Another study showed an increase in the incidence of somnolence in the clonidine group when compared to the control group,14 while yet another study reported the occurrence of excessive somnolence following discharge from hospital in children who received clonidine rectally.22 The difficulty involved in evaluating these events is relevant given somnolence is a subjective symptom, and this may have contributed to the differences in these findings.

In the present study, no significant difference was found in the mean amount of time spent by the patient in the PACU. Conversely, an earlier randomized, double-blind clinical trial reported that the patients in the clonidine group remained in the PACU for a longer period of time (57 minutes) compared to those in the control group (46 minutes).14 One explanation for this difference may be that the dose of clonidine used in that clinical trial was twice the one used in the present study.

In this study, we sought to potentially identify a drug to reduce the incidence of ED that would be inexpensive and could be used at a low dose with few side effects. Severe episodes of ED are known to lead to an increase in hospital costs.1 Furthermore, seeing their child in a state of ED can be stressful for parents or guardians. In the present study, no significant difference was found between the two groups with regard to postoperative self-harm, although this complication was reported in another similar study.14 Nevertheless, the frequency of this outcome was low in the present sample, and the sample size may have been too small to detect a significant difference between the groups.

ED has been investigated in children through the use of various diagnostic criteria. Nevertheless, until recently, investigators had no reliable, valid evaluation scale with which to measure the phenomenon in children. The PAED scale was established to minimize measurement errors.6 PAED was selected for this study because it has been shown to be a reliable and valid tool with which to measure the degree of ED in children in clinical practice.6 Certain differences in relation to the degree of ED between the present study and other previous studies can be explained by the fact that the previously used scales were not specifically designed to evaluate ED. Therefore, further studies using the PAED scale, a tool that has already been consolidated for the evaluation of ED, are required.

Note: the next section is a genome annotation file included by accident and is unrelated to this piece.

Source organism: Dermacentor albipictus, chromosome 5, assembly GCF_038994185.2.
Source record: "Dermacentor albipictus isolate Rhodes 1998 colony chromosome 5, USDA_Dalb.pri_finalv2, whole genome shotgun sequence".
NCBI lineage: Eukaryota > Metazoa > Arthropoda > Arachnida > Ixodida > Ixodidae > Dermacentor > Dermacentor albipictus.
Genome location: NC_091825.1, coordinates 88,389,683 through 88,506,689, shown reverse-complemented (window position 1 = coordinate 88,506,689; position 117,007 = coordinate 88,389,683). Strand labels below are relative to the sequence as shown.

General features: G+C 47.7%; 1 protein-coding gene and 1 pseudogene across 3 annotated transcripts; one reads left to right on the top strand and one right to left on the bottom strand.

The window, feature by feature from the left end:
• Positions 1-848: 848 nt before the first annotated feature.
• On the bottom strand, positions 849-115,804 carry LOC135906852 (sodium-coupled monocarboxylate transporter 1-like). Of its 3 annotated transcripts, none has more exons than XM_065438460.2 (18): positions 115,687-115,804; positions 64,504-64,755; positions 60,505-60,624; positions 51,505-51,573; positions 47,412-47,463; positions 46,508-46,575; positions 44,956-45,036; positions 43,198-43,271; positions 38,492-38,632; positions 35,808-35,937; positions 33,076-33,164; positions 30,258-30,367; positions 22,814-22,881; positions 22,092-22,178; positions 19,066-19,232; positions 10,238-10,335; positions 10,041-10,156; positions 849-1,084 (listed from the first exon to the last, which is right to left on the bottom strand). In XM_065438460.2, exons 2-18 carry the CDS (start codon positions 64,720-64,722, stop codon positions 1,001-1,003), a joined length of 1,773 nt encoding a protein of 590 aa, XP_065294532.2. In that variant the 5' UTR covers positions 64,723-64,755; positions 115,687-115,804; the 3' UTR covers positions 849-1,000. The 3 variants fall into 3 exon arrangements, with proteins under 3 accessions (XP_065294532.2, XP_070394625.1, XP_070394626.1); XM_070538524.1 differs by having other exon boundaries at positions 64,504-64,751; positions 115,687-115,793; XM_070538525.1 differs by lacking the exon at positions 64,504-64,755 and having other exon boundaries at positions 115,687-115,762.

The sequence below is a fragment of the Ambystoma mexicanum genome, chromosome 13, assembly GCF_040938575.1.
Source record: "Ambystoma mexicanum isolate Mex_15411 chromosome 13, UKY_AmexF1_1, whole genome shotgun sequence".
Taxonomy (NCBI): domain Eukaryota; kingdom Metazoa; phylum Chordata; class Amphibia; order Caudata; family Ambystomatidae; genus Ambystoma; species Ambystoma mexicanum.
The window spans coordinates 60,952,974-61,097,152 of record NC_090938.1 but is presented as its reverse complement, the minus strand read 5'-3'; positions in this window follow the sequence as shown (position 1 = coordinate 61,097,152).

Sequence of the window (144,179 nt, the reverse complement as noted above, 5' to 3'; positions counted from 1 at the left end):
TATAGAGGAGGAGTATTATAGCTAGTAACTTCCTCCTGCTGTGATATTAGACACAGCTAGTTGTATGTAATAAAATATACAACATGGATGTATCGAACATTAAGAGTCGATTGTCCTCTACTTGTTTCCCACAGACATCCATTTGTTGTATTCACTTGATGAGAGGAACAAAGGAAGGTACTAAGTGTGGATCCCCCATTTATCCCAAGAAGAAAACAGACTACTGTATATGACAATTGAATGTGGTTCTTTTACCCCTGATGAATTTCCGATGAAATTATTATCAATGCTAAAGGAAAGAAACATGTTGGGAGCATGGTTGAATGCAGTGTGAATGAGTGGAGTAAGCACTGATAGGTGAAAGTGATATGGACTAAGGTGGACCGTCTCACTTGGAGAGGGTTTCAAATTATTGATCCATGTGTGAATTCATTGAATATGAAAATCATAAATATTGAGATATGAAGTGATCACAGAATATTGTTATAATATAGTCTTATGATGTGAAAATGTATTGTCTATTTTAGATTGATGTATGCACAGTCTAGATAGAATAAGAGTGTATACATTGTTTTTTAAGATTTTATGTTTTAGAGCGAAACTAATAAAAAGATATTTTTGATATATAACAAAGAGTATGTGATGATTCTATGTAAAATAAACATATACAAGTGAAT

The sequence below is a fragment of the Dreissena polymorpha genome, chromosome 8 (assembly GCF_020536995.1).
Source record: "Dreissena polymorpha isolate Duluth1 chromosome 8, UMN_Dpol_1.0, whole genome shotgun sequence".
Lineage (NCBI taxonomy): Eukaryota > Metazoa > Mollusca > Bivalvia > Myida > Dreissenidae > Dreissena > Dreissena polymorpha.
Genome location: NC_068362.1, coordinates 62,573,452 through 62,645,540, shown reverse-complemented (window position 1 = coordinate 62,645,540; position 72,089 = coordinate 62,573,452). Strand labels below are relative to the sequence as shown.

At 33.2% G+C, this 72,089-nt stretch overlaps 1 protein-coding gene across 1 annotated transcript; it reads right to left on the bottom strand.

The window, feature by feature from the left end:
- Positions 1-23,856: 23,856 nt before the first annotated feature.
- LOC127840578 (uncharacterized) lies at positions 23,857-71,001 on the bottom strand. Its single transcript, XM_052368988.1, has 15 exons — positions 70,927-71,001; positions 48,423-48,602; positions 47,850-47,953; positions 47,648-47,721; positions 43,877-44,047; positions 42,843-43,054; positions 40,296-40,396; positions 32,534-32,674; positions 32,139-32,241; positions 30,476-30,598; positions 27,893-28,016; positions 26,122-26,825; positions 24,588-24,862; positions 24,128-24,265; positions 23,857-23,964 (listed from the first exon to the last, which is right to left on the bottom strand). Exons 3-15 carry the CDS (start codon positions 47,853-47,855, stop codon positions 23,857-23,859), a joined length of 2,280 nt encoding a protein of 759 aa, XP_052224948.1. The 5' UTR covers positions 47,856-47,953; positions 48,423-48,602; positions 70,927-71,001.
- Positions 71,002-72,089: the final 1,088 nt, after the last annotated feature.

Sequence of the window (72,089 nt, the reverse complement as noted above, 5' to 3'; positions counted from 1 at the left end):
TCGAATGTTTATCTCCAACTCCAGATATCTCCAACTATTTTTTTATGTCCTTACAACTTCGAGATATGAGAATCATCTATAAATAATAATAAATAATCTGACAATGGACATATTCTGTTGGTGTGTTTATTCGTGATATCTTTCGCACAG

The limitations of the present study include its small sample size and the fact that pain was not evaluated, although some patients diagnosed with ED may experience pain. However, ED may occur during painless procedures such as imaging, and the fact that all the patients in the present study were treated with dipyrone and tramadol during surgery must be taken into consideration. Hence, further randomized clinical trials are required to confirm the efficacy and safety of the use of clonidine in anesthesia induction as a means of preventing ED, and to exclude other causes of ED including systemic hypotension, pain, hypoglycemia, hypoxia, and upper airway obstruction.23

In conclusion, the findings of the present study show a reduction in ED in children undergoing elective tonsillectomy/adenotonsillectomy under general inhalation anesthesia with sevoflurane. This reduction was obtained by administering the low dose of 1 μ clonidine during anesthesia induction.


This study was conducted at the Instituto de Medicina Integral Prof. Fernando Figueira (IMIP) with funding from the Foundation for the Support of Research and Teaching (FAPE).

Conflicts of interest

The authors declare no conflicts of interest.


The authors received undergraduate research grants from the National Council of Scientific and Technological Development (CNPq).